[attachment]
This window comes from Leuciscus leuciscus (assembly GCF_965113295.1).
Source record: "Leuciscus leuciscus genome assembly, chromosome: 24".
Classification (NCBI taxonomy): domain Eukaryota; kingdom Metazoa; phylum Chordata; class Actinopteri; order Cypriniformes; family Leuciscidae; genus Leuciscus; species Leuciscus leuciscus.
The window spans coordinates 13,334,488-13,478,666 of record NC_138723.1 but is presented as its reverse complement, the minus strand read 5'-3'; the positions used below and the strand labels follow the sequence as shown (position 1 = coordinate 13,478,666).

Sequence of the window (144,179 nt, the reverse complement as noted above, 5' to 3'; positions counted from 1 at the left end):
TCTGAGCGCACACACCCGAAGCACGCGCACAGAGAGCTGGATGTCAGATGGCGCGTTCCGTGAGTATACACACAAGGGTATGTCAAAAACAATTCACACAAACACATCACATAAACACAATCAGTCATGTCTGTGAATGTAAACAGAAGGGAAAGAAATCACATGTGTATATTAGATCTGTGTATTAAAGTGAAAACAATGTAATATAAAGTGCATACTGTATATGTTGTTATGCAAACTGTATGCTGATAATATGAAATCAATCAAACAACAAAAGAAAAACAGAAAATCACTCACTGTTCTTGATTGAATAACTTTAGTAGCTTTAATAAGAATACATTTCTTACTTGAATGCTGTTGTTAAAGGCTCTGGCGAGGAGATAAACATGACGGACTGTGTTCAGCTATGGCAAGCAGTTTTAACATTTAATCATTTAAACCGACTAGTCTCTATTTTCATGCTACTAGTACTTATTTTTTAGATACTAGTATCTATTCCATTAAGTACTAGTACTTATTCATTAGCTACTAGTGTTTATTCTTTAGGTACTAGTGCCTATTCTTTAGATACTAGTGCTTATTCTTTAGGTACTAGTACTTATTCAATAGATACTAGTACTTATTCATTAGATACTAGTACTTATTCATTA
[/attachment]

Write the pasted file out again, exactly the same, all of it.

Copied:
This window comes from Leuciscus leuciscus (assembly GCF_965113295.1).
Source record: "Leuciscus leuciscus genome assembly, chromosome: 24".
Classification (NCBI taxonomy): domain Eukaryota; kingdom Metazoa; phylum Chordata; class Actinopteri; order Cypriniformes; family Leuciscidae; genus Leuciscus; species Leuciscus leuciscus.
The window spans coordinates 13,334,488-13,478,666 of record NC_138723.1 but is presented as its reverse complement, the minus strand read 5'-3'; the positions used below and the strand labels follow the sequence as shown (position 1 = coordinate 13,478,666).

Sequence of the window (144,179 nt, the reverse complement as noted above, 5' to 3'; positions counted from 1 at the left end):
TCTGAGCGCACACACCCGAAGCACGCGCACAGAGAGCTGGATGTCAGATGGCGCGTTCCGTGAGTATACACACAAGGGTATGTCAAAAACAATTCACACAAACACATCACATAAACACAATCAGTCATGTCTGTGAATGTAAACAGAAGGGAAAGAAATCACATGTGTATATTAGATCTGTGTATTAAAGTGAAAACAATGTAATATAAAGTGCATACTGTATATGTTGTTATGCAAACTGTATGCTGATAATATGAAATCAATCAAACAACAAAAGAAAAACAGAAAATCACTCACTGTTCTTGATTGAATAACTTTAGTAGCTTTAATAAGAATACATTTCTTACTTGAATGCTGTTGTTAAAGGCTCTGGCGAGGAGATAAACATGACGGACTGTGTTCAGCTATGGCAAGCAGTTTTAACATTTAATCATTTAAACCGACTAGTCTCTATTTTCATGCTACTAGTACTTATTTTTTAGATACTAGTATCTATTCCATTAAGTACTAGTACTTATTCATTAGCTACTAGTGTTTATTCTTTAGGTACTAGTGCCTATTCTTTAGATACTAGTGCTTATTCTTTAGGTACTAGTACTTATTCAATAGATACTAGTACTTATTCATTAGATACTAGTACTTATTCATTA